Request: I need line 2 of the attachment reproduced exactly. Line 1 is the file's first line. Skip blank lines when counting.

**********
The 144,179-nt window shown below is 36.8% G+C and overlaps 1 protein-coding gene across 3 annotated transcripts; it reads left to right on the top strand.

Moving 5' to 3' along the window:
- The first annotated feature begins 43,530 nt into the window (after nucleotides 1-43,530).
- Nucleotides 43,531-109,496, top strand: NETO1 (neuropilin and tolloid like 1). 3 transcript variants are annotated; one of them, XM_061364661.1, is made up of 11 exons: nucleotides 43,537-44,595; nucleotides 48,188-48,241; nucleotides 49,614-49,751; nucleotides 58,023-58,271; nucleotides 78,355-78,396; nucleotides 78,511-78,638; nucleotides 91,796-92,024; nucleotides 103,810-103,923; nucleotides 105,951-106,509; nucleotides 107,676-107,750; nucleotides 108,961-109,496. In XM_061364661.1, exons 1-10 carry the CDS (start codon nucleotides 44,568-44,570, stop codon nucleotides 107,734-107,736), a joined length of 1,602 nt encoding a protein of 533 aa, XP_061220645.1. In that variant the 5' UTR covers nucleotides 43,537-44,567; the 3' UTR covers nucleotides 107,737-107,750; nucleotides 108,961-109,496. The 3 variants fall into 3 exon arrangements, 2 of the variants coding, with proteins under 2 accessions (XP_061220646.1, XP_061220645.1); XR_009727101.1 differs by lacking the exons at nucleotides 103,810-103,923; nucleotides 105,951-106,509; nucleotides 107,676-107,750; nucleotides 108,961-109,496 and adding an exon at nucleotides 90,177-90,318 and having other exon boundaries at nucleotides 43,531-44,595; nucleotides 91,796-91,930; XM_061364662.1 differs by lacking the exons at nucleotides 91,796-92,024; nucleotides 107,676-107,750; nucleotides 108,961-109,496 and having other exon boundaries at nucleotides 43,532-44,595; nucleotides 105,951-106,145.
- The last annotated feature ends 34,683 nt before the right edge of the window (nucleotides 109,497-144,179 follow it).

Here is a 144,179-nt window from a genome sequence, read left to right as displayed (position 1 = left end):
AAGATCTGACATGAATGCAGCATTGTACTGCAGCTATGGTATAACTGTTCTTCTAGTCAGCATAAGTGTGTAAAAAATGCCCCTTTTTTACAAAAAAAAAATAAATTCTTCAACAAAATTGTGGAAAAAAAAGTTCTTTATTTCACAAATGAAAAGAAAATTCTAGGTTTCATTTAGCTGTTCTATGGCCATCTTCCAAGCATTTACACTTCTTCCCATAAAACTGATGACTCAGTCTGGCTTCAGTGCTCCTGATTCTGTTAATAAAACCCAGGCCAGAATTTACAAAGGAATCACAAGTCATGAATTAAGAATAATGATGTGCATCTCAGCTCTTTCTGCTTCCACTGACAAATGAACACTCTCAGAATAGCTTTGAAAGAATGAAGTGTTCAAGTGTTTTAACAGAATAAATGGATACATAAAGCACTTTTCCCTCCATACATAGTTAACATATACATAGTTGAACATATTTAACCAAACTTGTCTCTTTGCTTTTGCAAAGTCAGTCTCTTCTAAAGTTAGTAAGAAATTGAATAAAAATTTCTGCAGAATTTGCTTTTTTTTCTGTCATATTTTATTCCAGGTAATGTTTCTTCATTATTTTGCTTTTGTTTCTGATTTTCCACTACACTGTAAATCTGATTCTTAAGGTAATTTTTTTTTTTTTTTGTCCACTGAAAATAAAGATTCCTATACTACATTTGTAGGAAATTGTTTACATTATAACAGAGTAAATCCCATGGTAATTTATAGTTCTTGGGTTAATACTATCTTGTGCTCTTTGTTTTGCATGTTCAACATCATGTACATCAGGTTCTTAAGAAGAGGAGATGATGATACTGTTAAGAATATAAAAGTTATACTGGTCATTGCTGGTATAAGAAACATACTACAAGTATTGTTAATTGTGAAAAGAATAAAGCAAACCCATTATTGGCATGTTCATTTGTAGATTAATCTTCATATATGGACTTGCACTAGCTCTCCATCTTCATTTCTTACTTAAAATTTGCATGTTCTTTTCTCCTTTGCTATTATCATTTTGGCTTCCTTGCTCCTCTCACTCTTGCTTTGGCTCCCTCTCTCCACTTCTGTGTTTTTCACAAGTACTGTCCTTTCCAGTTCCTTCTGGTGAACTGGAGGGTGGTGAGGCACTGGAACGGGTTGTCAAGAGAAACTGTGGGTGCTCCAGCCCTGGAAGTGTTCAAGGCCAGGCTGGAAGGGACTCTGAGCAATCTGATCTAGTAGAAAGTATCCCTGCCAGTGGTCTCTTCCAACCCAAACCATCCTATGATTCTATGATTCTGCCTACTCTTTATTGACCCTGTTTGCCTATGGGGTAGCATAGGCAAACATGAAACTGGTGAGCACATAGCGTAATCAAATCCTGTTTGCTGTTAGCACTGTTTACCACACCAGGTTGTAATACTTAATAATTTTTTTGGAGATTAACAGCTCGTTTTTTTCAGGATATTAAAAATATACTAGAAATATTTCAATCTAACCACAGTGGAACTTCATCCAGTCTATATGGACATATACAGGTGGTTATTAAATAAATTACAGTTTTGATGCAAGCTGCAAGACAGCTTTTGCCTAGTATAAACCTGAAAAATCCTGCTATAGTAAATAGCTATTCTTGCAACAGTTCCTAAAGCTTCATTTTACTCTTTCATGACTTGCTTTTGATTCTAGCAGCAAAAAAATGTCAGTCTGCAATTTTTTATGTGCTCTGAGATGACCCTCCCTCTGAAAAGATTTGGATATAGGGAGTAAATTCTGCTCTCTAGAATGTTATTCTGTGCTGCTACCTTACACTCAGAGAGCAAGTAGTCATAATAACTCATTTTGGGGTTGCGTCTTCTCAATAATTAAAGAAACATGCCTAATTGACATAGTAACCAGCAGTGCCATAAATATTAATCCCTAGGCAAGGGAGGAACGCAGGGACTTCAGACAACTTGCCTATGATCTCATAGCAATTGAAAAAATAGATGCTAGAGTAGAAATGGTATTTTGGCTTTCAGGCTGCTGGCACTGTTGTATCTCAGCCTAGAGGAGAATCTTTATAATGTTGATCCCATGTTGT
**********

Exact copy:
Moving 5' to 3' along the window: